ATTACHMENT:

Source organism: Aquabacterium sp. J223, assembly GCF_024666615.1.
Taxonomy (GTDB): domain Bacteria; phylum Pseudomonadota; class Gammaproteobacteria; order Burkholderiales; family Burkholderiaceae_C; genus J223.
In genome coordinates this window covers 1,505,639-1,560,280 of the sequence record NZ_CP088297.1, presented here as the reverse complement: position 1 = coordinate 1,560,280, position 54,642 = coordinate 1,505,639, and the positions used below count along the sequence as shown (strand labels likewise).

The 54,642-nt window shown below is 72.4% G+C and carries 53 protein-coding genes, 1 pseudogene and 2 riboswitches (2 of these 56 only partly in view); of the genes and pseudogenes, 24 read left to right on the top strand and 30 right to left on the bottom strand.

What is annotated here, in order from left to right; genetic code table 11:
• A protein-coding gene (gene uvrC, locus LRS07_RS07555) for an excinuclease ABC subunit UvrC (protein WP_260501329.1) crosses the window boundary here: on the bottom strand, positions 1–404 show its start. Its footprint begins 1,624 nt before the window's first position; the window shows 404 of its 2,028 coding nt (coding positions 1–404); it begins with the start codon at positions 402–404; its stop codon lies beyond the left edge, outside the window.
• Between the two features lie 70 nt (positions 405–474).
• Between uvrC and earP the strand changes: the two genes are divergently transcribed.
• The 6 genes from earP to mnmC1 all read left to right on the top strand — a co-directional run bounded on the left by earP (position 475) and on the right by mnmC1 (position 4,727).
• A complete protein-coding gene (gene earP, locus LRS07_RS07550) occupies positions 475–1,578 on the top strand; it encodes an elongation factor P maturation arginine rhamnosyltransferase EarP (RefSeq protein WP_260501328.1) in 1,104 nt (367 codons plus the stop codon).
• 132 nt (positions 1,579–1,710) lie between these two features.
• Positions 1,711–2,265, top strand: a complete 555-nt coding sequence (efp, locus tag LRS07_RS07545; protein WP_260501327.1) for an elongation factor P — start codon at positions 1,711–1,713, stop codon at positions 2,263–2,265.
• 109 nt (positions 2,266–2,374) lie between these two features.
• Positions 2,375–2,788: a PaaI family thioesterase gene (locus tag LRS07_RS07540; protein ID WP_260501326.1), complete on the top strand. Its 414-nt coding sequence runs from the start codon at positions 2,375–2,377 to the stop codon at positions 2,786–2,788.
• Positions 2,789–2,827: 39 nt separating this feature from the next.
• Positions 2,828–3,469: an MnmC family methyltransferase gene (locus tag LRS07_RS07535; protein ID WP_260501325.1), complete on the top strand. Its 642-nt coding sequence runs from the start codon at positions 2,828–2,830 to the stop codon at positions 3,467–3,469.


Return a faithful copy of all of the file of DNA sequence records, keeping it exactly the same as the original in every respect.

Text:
Source organism: Aquabacterium sp. J223, assembly GCF_024666615.1.
Taxonomy (GTDB): domain Bacteria; phylum Pseudomonadota; class Gammaproteobacteria; order Burkholderiales; family Burkholderiaceae_C; genus J223.
In genome coordinates this window covers 1,505,639-1,560,280 of the sequence record NZ_CP088297.1, presented here as the reverse complement: position 1 = coordinate 1,560,280, position 54,642 = coordinate 1,505,639, and the positions used below count along the sequence as shown (strand labels likewise).

The 54,642-nt window shown below is 72.4% G+C and carries 53 protein-coding genes, 1 pseudogene and 2 riboswitches (2 of these 56 only partly in view); of the genes and pseudogenes, 24 read left to right on the top strand and 30 right to left on the bottom strand.

What is annotated here, in order from left to right; genetic code table 11:
• A protein-coding gene (gene uvrC, locus LRS07_RS07555) for an excinuclease ABC subunit UvrC (protein WP_260501329.1) crosses the window boundary here: on the bottom strand, positions 1–404 show its start. Its footprint begins 1,624 nt before the window's first position; the window shows 404 of its 2,028 coding nt (coding positions 1–404); it begins with the start codon at positions 402–404; its stop codon lies beyond the left edge, outside the window.
• Between the two features lie 70 nt (positions 405–474).
• Between uvrC and earP the strand changes: the two genes are divergently transcribed.
• The 6 genes from earP to mnmC1 all read left to right on the top strand — a co-directional run bounded on the left by earP (position 475) and on the right by mnmC1 (position 4,727).
• A complete protein-coding gene (gene earP, locus LRS07_RS07550) occupies positions 475–1,578 on the top strand; it encodes an elongation factor P maturation arginine rhamnosyltransferase EarP (RefSeq protein WP_260501328.1) in 1,104 nt (367 codons plus the stop codon).
• 132 nt (positions 1,579–1,710) lie between these two features.
• Positions 1,711–2,265, top strand: a complete 555-nt coding sequence (efp, locus tag LRS07_RS07545; protein WP_260501327.1) for an elongation factor P — start codon at positions 1,711–1,713, stop codon at positions 2,263–2,265.
• 109 nt (positions 2,266–2,374) lie between these two features.
• Positions 2,375–2,788: a PaaI family thioesterase gene (locus tag LRS07_RS07540; protein ID WP_260501326.1), complete on the top strand. Its 414-nt coding sequence runs from the start codon at positions 2,375–2,377 to the stop codon at positions 2,786–2,788.
• Positions 2,789–2,827: 39 nt separating this feature from the next.
• Positions 2,828–3,469: an MnmC family methyltransferase gene (locus tag LRS07_RS07535; protein ID WP_260501325.1), complete on the top strand. Its 642-nt coding sequence runs from the start codon at positions 2,828–2,830 to the stop codon at positions 3,467–3,469.